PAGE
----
Each island within the chain that forms the Outer Hebrides has slightly different fishing seasons. For example, some fisheries on the west coast of Lewis can expect their first decent run of salmon as early as late May with some spring fish earlier in the season, whilst fisheries in Harris tend to have their first runs of fish in late June/early July thereby highlighting the different starts to the salmon season within the different geographical areas. The best overall times to go fishing for the different species are shown in the diagram below, the darker the colour the better the season.
The salmon season starts in February and, whilst there are occasional spring salmon around, they are generally not fished for. Fisheries normally choose to give the spring salmon the opportunity to run systems uninterrupted with a view to being able to spawn at the end of the season, thereby assisting in the regeneration of this much prized fish. The same approach is adopted by most fisheries for sea trout.
Brown trout fishing starts from 15th March and improves steadily with rising temperatures as the season progresses. Although anglers typically use floating lines to fish for brown trout early in the season, an intermediate line or sink tip can prove productive while the temperatures are still on the low side. Large brown trout are often caught throughout the season however some of the weightier fish, particularly the elusive ferox trout, tend to be caught in early and late season. April and May are generally considered good months for the larger fish.
The main runs of salmon and sea trout for most fisheries within the Hebrides begin in early June and peak in the middle to the end of July, depending upon the tides and sufficient rain. Most rivers within the Outer Hebrides are spate rivers which rely heavily on precipitation to raise water levels and for this to coincide with salmon entering the river estuaries. It is a spectacular sight watching shoals of salmon at river mouths, eagerly awaiting the first signs of rain so they can make their journey up the rivers to their ancestral spawning beds. Once the rain appears it is an equally amazing sight to watch them take the river, fighting some formidable obstacles before them, leaping spectacularly over river falls and often falling back many times before finally winning the struggle. This is a sight that both anglers and tourists often stop and take in at Amhuinnsuidhe.
Sea trout are plentiful in the Outer Hebrides and some wonderful sport can be expected. They are normally fished for from June onwards although they are about much earlier in the season. Anglers can also expect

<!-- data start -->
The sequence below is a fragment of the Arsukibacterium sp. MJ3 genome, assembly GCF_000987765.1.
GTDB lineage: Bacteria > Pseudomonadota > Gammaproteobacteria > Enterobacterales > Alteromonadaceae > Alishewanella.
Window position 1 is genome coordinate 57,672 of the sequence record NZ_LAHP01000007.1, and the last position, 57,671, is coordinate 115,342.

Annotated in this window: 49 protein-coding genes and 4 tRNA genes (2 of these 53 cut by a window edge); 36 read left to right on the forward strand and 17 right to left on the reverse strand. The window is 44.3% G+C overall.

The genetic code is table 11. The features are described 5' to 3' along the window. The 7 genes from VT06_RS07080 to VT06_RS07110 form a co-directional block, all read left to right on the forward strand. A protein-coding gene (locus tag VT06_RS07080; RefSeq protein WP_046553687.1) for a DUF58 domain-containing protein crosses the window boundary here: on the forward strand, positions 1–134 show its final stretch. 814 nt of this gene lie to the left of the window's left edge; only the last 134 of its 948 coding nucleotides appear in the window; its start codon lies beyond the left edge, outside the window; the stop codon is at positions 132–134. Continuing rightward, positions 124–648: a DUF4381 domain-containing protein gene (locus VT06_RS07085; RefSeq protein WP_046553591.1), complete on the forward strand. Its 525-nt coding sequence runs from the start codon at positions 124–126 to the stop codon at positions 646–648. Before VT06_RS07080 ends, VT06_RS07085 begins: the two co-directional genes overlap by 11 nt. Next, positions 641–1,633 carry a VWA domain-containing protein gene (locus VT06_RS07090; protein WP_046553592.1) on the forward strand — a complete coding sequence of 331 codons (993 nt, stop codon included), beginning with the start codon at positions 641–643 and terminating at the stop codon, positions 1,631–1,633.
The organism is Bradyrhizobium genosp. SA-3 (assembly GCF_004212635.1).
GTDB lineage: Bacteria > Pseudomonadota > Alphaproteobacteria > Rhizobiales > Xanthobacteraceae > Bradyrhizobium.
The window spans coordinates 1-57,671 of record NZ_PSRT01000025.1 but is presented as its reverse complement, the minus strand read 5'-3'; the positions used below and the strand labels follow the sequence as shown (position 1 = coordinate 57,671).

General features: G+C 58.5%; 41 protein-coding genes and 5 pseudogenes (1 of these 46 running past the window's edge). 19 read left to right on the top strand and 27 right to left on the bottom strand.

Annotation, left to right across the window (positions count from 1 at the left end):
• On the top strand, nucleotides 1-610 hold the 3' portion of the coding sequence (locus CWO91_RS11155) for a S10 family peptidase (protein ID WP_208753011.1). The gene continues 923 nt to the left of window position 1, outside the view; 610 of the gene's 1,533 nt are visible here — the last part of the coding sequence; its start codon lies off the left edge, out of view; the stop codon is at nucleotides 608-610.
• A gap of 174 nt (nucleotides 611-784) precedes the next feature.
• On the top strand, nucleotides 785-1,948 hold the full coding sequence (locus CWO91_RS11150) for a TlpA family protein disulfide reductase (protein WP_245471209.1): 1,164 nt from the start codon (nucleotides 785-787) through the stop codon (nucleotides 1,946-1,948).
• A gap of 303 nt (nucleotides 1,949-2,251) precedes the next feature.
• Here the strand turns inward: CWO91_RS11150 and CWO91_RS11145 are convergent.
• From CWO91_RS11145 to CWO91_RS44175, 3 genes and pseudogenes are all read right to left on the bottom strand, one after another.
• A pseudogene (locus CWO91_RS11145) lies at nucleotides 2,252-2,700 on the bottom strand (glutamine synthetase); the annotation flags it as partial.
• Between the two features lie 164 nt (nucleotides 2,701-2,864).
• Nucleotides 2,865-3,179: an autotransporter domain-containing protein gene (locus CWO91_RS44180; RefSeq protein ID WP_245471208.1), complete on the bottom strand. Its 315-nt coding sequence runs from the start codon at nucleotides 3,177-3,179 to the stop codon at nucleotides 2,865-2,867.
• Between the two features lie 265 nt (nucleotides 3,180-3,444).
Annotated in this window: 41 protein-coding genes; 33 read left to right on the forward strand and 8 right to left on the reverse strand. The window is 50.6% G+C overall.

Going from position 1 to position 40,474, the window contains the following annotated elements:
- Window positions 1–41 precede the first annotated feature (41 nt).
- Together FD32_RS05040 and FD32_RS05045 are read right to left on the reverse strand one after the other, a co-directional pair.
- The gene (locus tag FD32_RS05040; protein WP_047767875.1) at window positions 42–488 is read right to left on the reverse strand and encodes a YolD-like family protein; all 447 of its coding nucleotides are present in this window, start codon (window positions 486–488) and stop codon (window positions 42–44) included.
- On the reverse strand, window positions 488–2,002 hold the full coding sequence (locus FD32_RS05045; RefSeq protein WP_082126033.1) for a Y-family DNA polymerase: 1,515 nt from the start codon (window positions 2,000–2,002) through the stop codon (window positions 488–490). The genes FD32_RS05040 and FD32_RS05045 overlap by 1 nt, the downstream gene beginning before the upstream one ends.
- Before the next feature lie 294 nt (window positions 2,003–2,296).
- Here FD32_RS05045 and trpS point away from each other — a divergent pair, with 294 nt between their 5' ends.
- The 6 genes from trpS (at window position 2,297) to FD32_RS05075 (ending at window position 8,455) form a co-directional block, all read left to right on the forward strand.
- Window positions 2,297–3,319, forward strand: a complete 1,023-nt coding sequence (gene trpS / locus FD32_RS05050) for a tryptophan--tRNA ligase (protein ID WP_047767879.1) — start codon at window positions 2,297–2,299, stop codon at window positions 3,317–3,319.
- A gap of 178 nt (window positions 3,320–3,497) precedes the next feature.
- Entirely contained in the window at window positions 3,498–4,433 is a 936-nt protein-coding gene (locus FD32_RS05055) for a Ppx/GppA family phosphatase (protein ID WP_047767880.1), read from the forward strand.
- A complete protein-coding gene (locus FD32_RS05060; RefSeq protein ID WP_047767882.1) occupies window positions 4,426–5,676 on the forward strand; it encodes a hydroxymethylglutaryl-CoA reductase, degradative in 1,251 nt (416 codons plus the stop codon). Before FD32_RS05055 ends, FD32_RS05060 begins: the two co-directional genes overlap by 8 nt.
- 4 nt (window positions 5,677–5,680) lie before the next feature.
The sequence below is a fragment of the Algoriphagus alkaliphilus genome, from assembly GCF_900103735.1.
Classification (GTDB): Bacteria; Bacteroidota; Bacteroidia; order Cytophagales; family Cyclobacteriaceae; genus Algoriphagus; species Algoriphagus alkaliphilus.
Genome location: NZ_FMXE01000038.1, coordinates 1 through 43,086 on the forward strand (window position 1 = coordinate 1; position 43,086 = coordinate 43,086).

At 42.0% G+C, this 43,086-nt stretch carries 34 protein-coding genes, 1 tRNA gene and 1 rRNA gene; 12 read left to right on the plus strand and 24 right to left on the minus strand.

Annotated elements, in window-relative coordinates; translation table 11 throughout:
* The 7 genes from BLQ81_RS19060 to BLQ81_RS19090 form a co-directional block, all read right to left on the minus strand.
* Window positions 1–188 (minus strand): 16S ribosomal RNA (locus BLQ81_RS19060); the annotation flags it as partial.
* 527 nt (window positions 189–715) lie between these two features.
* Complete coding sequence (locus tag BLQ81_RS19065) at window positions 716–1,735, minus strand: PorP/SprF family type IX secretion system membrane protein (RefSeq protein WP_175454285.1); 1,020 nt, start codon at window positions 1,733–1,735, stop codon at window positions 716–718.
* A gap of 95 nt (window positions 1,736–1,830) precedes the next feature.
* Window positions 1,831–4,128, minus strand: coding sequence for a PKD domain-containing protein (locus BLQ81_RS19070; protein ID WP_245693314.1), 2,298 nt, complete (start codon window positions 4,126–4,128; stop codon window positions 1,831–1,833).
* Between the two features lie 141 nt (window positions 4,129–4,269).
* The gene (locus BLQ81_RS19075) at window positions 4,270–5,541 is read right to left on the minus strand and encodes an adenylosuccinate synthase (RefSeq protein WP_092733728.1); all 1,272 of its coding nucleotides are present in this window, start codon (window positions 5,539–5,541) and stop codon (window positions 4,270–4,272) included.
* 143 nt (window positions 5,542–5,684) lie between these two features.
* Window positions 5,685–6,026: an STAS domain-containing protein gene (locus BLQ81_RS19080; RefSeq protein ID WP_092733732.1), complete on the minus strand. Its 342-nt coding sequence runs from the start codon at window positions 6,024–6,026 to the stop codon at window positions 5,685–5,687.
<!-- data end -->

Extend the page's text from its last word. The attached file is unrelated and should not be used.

to encounter sea trout at any time during the day as they are readily caught throughout daylight hours, and with the Hebrides boasting 22 hours of daylight in the height of summer, it's no wonder this is a
chosen destination of so many anglers.
Battling with a summer grilse on Loch Bhaltos, Soval Estate.
May and June are the best summer months for brown trout as there is an abundance of well conditioned, free-rising trout to be enjoyed. Anglers are asked to exercise some constraint on the amount of fish kept, as bags of 20, 30 and even more can be caught in one day to one rod.
As we leave the warm summer days behind and the weather begins to cool, salmon and sea trout fishing can be very successful in the lochs. Fresh salmon and sea trout are still entering the rivers and lochs right up to, and beyond, the end of the season, although the numbers dwindle as the season and autumn draws to a close. This is the time of year when anglers are asked to pay particular attention to the fish they keep as they will be becoming coloured as they ready themselves for the important task of spawning later in the year. This is also the time of year when anglers may be lucky enough to encounter some of the larger fish that enter the Hebridean waters - with fish of over twenty pounds caught on occasions.
The autumn is a beautiful time of year in the Outer Hebrides and this can only add to the already exhilarating experience of fishing for salmon. However, anglers may easily experience all of the four seasons in one day so the challenge is not for the faint hearted, but for those that do venture out the day's angling could be one of great reward as the larger fish are more plentiful. The salmon season ends at different times depending on the fishery - anytime between the beginning and the end of October.
Sea trout are more abundant at this time of year and although there are a lot of coloured fish around, there are also fresh run, sea-liced fish right up to the end of the season which is typically the same as the salmon season.
A sea-liced 7lb October sea trout from Loch Roag, South Uist
In September, brown trout are fairly plentiful although they may begin to lose condition towards the back end of the month as they ready themselves for spawning, consequently, care should be taken especially when returning them. Some of the larger specimens are often caught at this time of year so some excellent sport can be expected. The elusive Arctic char are also about in the autumn and can, on occasions, be tempted with a fly.
The Achmore brown trout lochs on a frosty morning